"Wood" Lamp in Diagnosis of Skin Diseases

“Wood” lamp is obtained by passing the light from high-pressure mercury lamps through a filter made of barium silicate containing 9% nickel oxide. This filter only allows the passage of rays between 320-400 nm wavelength. The main purpose of the study of “wood” lamp is to make some substances that are not normally visible to the naked eye visible by utilizing their fluorescence properties. Fluorescence is when a substance absorbs short wavelength (invisible) rays and after a short time emits long wavelength (visible) rays. Fluorescence may occur due to some substances or external factors such as elastin, collagen, aromatic amino acids, melanin precursors and products naturally found in the skin.


The patient should be informed about the procedure to be performed and it should be explained that this light is not harmful.

“Wood” lamp examination should be done in a dark environment, if possible, a windowless room should be preferred.

It should be checked whether there are residues of clothes, drugs, squam and soap that can cause fluorescence on the skin. It should be considered that the substances that can give fluorescence can be removed with washing, and thus false negative results can be obtained, and the patient should be asked when he last took a bath.

It is most commonly used in infectious diseases and pigmentation disorders:

1-Infectious Diseases

a) Fungal Infections: Microsporum canis causes bright green, Trichophyton schoenleinii causes light blue fluorescence. Greenish-yellow or copper-red fluorescence is acquired in tinea versicolor (more pronounced in the follicular form of the disease). Pitriosporum folliculitis can also be distinguished from other folliculitis with the help of this examination.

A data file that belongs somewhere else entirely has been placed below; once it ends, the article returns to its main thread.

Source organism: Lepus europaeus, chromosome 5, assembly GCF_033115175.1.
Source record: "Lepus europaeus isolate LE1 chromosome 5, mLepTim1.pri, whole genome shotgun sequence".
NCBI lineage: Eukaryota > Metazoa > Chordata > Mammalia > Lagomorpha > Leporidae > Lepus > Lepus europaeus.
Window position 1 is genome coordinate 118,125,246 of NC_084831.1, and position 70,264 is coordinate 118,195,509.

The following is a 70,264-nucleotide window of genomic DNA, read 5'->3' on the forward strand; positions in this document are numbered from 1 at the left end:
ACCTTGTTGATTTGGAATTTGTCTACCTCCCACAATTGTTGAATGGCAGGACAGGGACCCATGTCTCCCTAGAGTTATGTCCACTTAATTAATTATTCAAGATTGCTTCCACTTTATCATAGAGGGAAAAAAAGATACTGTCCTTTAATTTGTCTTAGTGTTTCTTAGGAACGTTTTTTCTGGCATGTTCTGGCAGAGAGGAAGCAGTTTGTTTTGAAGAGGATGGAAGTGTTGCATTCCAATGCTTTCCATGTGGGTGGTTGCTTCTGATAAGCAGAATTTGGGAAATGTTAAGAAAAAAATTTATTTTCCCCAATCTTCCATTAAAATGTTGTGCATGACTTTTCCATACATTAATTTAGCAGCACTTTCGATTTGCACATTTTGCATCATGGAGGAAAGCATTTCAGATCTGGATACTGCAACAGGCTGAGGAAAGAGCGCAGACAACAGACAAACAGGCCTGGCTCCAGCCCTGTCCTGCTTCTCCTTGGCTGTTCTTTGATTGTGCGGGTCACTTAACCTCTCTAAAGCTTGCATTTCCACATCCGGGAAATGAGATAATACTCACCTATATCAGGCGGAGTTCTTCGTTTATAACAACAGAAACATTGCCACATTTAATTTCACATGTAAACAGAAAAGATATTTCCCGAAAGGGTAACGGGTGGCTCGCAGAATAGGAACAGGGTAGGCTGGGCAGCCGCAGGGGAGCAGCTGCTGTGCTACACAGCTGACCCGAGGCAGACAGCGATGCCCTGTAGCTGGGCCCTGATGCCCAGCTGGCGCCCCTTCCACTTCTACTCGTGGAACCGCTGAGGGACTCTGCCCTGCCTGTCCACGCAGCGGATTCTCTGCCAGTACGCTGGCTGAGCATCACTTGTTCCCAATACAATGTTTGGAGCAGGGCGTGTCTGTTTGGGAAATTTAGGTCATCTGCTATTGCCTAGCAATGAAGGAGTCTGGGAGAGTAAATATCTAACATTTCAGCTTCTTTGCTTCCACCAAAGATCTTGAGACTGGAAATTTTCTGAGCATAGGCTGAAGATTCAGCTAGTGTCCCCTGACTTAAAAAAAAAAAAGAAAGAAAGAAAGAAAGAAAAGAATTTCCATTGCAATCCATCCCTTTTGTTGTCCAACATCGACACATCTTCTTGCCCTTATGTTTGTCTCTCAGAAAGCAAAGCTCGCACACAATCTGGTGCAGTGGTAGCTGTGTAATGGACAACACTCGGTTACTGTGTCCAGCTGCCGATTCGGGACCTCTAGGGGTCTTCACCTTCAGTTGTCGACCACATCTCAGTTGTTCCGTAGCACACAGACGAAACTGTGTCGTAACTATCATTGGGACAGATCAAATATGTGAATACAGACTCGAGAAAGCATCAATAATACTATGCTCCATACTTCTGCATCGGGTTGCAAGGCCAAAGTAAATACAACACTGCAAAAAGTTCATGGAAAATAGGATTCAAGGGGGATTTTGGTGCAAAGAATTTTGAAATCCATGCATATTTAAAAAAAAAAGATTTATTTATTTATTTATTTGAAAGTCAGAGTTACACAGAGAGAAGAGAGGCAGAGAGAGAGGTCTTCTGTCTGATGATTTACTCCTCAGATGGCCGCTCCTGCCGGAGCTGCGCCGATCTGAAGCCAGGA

b) Bacterial Diseases: Yellow or bluish green fluorescence is obtained in Pseudomonas infections (burn wound infection, folliculitis and intertrigo). In addition, in ecthyma gangrenosum lesions, which is an important indicator of pseudomonal sepsis, green fluorescence is obtained in the "Wood" lamp examination of the aspiration fluid obtained by injecting saline into the area and withdrawing it. Thus, the diagnosis of pseudomonal sepsis can be made earlier than the result of blood culture. With "Wood" lamp examination, coral red fluorescence is obtained in erythrasma caused by Corynebacterium minutissimum and orange-colored fluorescence in trichomycosis axillary caused by Corynebacterium tenius.

2-Pigmentation Disorders

“Wood” lamp examination is extremely helpful in evaluating pigmentation changes. It is a method frequently used in the differential diagnosis of birthmarks with a light color from the skin. Nevus anemicus, which has an important place in the differential diagnosis of this group of diseases, can be excluded by "wood" lamp examination. While whiteness due to vascular defects such as nevus anemicus disappears with this examination, hypo- and depigmentations become more evident.

In "Wood" lamp examination, the contrast (contrast) between lesional and normal skin in vitiligo and piebaldism is further increased. Whereas, there is no increase in contrast in Ito's hypomelanosis and nevus depigmentases. In fair-skinned patients, the presence of suspected hypo/depigmented lesions (eg, vitiligo, Ito hypomelanosis) can be determined first, and then their location and borders can be determined by "Wood" lamp examination. In addition, newly developed follicular pigment foci in vitiligo can be detected first with this examination. "Wood" lamp examination can also be used to scan hypopigmented macules, which are often the first skin manifestation of tuberous sclerosis.

If the hyperpigmentation is due to an increase in epidermal melanin, its contrast with normal skin is further increased. However, no significant increase is observed in the increase of melanin in the dermal type. This gives us information about the depth of the spot observed on the surface of the skin. In cases where epidermal and dermal pigment increase coexist, an increase in contrast may be detected in some areas. In addition, "Wood" lamp examination is very useful in order to determine the true borders of the lentigo malignant lesion that extend beyond the clinically visible limits before surgery.

3-Other Diseases

In congenital erythropoietic porphyria and hepatoerythropoietic porphyria, the teeth are red, and in porphyria cutaneous tar, pink fluorescence is observed in the urine.

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